Passivation using citric acid

Discussion in 'General Brewing Discussions' started by Nola_Brew, Jun 20, 2020.

  1. Nola_Brew

    Nola_Brew Active Member

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    I have a 10.5 gal bayou classic kettle. It was purchased used as part of an electric set up.

    I'm not sure if the previous owner passivated the kettle.
    My issue is what appears to be beer scale build up. It takes a lot of time to clean but I have not been able to 100% remove. I'm thinking passivating might help prevent the build up.

    Directions on the web show 4-10% solution. I am having a hard time trying to figure out how much citric acid to use for 10 gal if water.

    I've read numerous posts but I cannot figure out how much to use.
    Can someone help to determine the amount?
     
  2. Semper Sitientem

    Semper Sitientem Well-Known Member

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    I saw a post with pictures that showed great results (if true). They used 3 teaspoons per half gallon of water. With 10 gallons that would be 1.25 cups of citric acid.

    Also, just to mention, I use a Five Star product call “BS Remover” that works great. Soak for 10 minutes and it dissolves everything. I don’t fill my kettle all the way. Just dilute enough according to the directions to make sure the bottom is covered and wet the sides.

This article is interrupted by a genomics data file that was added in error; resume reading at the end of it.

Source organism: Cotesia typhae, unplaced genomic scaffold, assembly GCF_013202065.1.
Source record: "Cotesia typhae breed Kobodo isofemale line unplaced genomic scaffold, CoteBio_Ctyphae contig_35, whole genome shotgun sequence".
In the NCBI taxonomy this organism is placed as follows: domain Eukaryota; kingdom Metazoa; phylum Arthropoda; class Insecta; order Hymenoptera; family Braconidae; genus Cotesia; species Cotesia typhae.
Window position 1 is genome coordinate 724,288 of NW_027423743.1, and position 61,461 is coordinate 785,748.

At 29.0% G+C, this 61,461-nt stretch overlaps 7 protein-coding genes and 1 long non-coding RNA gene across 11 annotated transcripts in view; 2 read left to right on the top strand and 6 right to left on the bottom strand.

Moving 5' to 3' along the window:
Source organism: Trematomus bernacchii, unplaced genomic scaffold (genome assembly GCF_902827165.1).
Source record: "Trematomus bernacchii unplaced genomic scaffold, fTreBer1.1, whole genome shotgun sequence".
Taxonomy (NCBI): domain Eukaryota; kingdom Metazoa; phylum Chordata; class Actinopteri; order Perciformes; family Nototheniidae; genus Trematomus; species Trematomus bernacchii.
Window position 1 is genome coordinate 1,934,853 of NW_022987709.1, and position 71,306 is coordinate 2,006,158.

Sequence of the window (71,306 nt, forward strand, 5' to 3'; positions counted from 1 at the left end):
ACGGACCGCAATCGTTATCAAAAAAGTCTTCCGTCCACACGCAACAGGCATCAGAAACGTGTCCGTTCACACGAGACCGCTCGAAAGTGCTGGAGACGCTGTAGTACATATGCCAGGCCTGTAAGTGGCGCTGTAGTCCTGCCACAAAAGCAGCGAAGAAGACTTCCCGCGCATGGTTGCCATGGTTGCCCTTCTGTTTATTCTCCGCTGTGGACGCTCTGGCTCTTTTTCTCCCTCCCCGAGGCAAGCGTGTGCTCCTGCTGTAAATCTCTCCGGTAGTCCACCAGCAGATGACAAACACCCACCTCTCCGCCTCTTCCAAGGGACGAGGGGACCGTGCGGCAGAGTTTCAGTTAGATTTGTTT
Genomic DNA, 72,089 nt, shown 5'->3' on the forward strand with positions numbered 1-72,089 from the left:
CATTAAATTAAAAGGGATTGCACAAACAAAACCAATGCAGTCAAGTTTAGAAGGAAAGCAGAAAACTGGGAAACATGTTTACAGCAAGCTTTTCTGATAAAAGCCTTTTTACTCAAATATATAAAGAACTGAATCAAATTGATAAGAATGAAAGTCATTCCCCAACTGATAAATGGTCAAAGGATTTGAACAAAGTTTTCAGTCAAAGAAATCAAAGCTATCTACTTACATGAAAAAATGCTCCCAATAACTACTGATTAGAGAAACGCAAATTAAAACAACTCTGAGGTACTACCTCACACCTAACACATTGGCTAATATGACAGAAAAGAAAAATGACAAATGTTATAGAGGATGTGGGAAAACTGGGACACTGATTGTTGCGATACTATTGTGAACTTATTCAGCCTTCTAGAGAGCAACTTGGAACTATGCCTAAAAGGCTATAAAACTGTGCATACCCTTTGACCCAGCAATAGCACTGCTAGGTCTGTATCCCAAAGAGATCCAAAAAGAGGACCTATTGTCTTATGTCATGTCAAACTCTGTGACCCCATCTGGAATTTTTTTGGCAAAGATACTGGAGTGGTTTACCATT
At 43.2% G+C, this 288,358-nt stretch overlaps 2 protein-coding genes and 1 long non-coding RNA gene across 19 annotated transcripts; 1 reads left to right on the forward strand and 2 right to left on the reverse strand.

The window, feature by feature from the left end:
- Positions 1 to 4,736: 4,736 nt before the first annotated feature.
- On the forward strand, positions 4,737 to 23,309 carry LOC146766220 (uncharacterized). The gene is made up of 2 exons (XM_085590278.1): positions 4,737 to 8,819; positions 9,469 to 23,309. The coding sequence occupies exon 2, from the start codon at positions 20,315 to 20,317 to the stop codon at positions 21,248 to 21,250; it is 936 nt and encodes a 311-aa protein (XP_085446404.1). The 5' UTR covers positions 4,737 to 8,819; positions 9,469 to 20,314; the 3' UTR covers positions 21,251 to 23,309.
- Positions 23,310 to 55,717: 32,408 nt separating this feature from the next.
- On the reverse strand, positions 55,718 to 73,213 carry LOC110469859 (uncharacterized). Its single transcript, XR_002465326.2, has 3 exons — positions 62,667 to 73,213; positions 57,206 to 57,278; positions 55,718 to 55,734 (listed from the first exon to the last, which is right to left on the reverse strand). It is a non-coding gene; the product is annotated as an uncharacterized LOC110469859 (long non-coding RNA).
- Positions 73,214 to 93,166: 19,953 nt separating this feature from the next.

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  3. thunderwagn

    thunderwagn Well-Known Member

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    I also use the 5 Star BS Remover. Great product for sure.
     
  4. Nola_Brew

    Nola_Brew Active Member

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    Will have to see if I can find the Five Star BS remover.
    Thanks for the info.
     
  5. Nosybear

    Nosybear Well-Known Member

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    If you don't see rust, it's passivated. They come from the factory passivated and unless you do something pretty extreme, they stay passivated. You likely need to do absolutely nothing.
     
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  6. Nola_Brew

    Nola_Brew Active Member

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    I took some BKF and made a paste. Let it dry then rinsed. It removed the scale that has been forming about every other brew. I've never had that with my previous kettle so unsure why it's happening with this one.
     
  7. Nosybear

    Nosybear Well-Known Member

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    Whatever the cause, it's not the kettle. I believe BKF is alkaline, the exact opposite of what's needed to passivate stainless. Could be a change in the municipal water - if you have lead pipes down there, the water department is likely making your water very alkaline to keep from dissolving the lead - could be a cause. They do it in Denver because of old connections from the city's mains to houses.
     
  8. Nosybear

    Nosybear Well-Known Member

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    Occurred to me after I'd clicked away: Have you considered beerstone (calcium oxalate) or some other calcium precipitate as the cause of the scale (it generally is when hard water is boiled).
     
  9. HighVoltageMan!

    HighVoltageMan! Well-Known Member